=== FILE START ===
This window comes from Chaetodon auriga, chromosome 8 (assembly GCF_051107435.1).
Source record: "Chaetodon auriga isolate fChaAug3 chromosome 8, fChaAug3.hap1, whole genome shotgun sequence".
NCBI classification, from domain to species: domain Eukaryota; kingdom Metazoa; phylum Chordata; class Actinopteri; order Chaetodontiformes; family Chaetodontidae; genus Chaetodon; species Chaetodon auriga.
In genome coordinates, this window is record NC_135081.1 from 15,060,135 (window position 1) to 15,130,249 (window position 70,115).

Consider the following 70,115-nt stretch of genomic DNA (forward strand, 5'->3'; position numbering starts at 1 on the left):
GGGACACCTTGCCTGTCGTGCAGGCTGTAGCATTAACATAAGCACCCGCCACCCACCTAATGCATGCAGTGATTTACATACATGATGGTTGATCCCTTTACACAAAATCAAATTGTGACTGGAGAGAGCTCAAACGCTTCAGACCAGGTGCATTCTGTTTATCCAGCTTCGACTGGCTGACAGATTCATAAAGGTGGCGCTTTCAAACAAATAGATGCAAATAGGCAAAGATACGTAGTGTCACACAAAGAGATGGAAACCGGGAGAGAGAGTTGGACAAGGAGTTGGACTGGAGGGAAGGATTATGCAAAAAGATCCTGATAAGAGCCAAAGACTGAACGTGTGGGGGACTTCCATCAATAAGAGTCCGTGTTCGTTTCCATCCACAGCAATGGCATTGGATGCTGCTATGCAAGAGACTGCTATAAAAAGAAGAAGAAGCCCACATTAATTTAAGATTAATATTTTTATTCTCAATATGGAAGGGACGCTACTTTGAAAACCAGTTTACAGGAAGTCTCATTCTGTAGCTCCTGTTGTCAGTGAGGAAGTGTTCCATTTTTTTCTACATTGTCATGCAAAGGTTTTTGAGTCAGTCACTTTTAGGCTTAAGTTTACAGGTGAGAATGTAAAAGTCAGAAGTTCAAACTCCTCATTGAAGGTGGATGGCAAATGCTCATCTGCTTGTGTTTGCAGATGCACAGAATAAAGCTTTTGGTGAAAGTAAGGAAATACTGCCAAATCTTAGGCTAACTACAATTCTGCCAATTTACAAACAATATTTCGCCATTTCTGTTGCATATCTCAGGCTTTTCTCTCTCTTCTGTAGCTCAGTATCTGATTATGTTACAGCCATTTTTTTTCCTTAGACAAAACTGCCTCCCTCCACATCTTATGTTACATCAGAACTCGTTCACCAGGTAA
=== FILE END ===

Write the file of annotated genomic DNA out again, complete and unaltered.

This window comes from Chaetodon auriga, chromosome 8 (assembly GCF_051107435.1).
Source record: "Chaetodon auriga isolate fChaAug3 chromosome 8, fChaAug3.hap1, whole genome shotgun sequence".
NCBI classification, from domain to species: domain Eukaryota; kingdom Metazoa; phylum Chordata; class Actinopteri; order Chaetodontiformes; family Chaetodontidae; genus Chaetodon; species Chaetodon auriga.
In genome coordinates, this window is record NC_135081.1 from 15,060,135 (window position 1) to 15,130,249 (window position 70,115).

Consider the following 70,115-nt stretch of genomic DNA (forward strand, 5'->3'; position numbering starts at 1 on the left):
GGGACACCTTGCCTGTCGTGCAGGCTGTAGCATTAACATAAGCACCCGCCACCCACCTAATGCATGCAGTGATTTACATACATGATGGTTGATCCCTTTACACAAAATCAAATTGTGACTGGAGAGAGCTCAAACGCTTCAGACCAGGTGCATTCTGTTTATCCAGCTTCGACTGGCTGACAGATTCATAAAGGTGGCGCTTTCAAACAAATAGATGCAAATAGGCAAAGATACGTAGTGTCACACAAAGAGATGGAAACCGGGAGAGAGAGTTGGACAAGGAGTTGGACTGGAGGGAAGGATTATGCAAAAAGATCCTGATAAGAGCCAAAGACTGAACGTGTGGGGGACTTCCATCAATAAGAGTCCGTGTTCGTTTCCATCCACAGCAATGGCATTGGATGCTGCTATGCAAGAGACTGCTATAAAAAGAAGAAGAAGCCCACATTAATTTAAGATTAATATTTTTATTCTCAATATGGAAGGGACGCTACTTTGAAAACCAGTTTACAGGAAGTCTCATTCTGTAGCTCCTGTTGTCAGTGAGGAAGTGTTCCATTTTTTTCTACATTGTCATGCAAAGGTTTTTGAGTCAGTCACTTTTAGGCTTAAGTTTACAGGTGAGAATGTAAAAGTCAGAAGTTCAAACTCCTCATTGAAGGTGGATGGCAAATGCTCATCTGCTTGTGTTTGCAGATGCACAGAATAAAGCTTTTGGTGAAAGTAAGGAAATACTGCCAAATCTTAGGCTAACTACAATTCTGCCAATTTACAAACAATATTTCGCCATTTCTGTTGCATATCTCAGGCTTTTCTCTCTCTTCTGTAGCTCAGTATCTGATTATGTTACAGCCATTTTTTTTCCTTAGACAAAACTGCCTCCCTCCACATCTTATGTTACATCAGAACTCGTTCACCAGGTAA